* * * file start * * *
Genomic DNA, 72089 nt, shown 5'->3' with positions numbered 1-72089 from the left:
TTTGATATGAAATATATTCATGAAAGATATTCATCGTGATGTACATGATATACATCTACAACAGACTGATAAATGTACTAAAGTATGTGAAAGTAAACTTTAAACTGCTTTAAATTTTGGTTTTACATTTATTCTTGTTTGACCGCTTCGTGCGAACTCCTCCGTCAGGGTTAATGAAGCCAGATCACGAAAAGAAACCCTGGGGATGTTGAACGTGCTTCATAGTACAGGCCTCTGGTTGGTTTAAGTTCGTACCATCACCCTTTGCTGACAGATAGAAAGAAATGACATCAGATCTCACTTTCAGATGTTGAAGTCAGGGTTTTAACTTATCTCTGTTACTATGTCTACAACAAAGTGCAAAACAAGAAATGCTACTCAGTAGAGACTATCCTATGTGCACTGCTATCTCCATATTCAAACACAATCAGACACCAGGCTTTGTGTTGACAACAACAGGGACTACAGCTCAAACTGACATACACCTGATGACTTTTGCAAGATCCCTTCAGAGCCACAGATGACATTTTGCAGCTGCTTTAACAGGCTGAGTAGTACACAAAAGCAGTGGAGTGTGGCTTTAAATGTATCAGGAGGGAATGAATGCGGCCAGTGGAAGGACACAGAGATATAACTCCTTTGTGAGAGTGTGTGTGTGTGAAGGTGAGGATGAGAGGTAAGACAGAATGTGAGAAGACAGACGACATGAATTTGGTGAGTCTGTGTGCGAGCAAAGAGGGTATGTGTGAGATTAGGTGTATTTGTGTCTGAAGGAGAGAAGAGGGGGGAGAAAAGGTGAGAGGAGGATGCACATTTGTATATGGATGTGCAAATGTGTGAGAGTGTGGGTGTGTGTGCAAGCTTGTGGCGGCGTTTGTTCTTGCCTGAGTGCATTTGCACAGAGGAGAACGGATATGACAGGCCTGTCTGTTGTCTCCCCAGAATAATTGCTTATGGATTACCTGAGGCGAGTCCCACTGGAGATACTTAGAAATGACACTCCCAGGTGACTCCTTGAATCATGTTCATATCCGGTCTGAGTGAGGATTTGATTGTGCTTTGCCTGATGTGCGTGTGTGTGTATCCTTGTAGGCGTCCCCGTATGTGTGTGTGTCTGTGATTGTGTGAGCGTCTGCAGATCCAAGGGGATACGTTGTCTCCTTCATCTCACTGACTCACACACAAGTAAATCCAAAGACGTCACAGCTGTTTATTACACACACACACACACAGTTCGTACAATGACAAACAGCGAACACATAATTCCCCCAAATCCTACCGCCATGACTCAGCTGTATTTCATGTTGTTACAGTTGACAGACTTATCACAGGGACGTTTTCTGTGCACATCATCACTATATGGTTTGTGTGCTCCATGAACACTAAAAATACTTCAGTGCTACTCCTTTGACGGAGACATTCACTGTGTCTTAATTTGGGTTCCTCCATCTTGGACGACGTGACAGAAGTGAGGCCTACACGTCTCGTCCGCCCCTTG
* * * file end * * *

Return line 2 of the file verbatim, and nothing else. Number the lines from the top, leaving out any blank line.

TTTGATATGAAATATATTCATGAAAGATATTCATCGTGATGTACATGATATACATCTACAACAGACTGATAAATGTACTAAAGTATGTGAAAGTAAACTTTAAACTGCTTTAAATTTTGGTTTTACATTTATTCTTGTTTGACCGCTTCGTGCGAACTCCTCCGTCAGGGTTAATGAAGCCAGATCACGAAAAGAAACCCTGGGGATGTTGAACGTGCTTCATAGTACAGGCCTCTGGTTGGTTTAAGTTCGTACCATCACCCTTTGCTGACAGATAGAAAGAAATGACATCAGATCTCACTTTCAGATGTTGAAGTCAGGGTTTTAACTTATCTCTGTTACTATGTCTACAACAAAGTGCAAAACAAGAAATGCTACTCAGTAGAGACTATCCTATGTGCACTGCTATCTCCATATTCAAACACAATCAGACACCAGGCTTTGTGTTGACAACAACAGGGACTACAGCTCAAACTGACATACACCTGATGACTTTTGCAAGATCCCTTCAGAGCCACAGATGACATTTTGCAGCTGCTTTAACAGGCTGAGTAGTACACAAAAGCAGTGGAGTGTGGCTTTAAATGTATCAGGAGGGAATGAATGCGGCCAGTGGAAGGACACAGAGATATAACTCCTTTGTGAGAGTGTGTGTGTGTGAAGGTGAGGATGAGAGGTAAGACAGAATGTGAGAAGACAGACGACATGAATTTGGTGAGTCTGTGTGCGAGCAAAGAGGGTATGTGTGAGATTAGGTGTATTTGTGTCTGAAGGAGAGAAGAGGGGGGAGAAAAGGTGAGAGGAGGATGCACATTTGTATATGGATGTGCAAATGTGTGAGAGTGTGGGTGTGTGTGCAAGCTTGTGGCGGCGTTTGTTCTTGCCTGAGTGCATTTGCACAGAGGAGAACGGATATGACAGGCCTGTCTGTTGTCTCCCCAGAATAATTGCTTATGGATTACCTGAGGCGAGTCCCACTGGAGATACTTAGAAATGACACTCCCAGGTGACTCCTTGAATCATGTTCATATCCGGTCTGAGTGAGGATTTGATTGTGCTTTGCCTGATGTGCGTGTGTGTGTATCCTTGTAGGCGTCCCCGTATGTGTGTGTGTCTGTGATTGTGTGAGCGTCTGCAGATCCAAGGGGATACGTTGTCTCCTTCATCTCACTGACTCACACACAAGTAAATCCAAAGACGTCACAGCTGTTTATTACACACACACACACACAGTTCGTACAATGACAAACAGCGAACACATAATTCCCCCAAATCCTACCGCCATGACTCAGCTGTATTTCATGTTGTTACAGTTGACAGACTTATCACAGGGACGTTTTCTGTGCACATCATCACTATATGGTTTGTGTGCTCCATGAACACTAAAAATACTTCAGTGCTACTCCTTTGACGGAGACATTCACTGTGTCTTAATTTGGGTTCCTCCATCTTGGACGACGTGACAGAAGTGAGGCCTACACGTCTCGTCCGCCCCTTG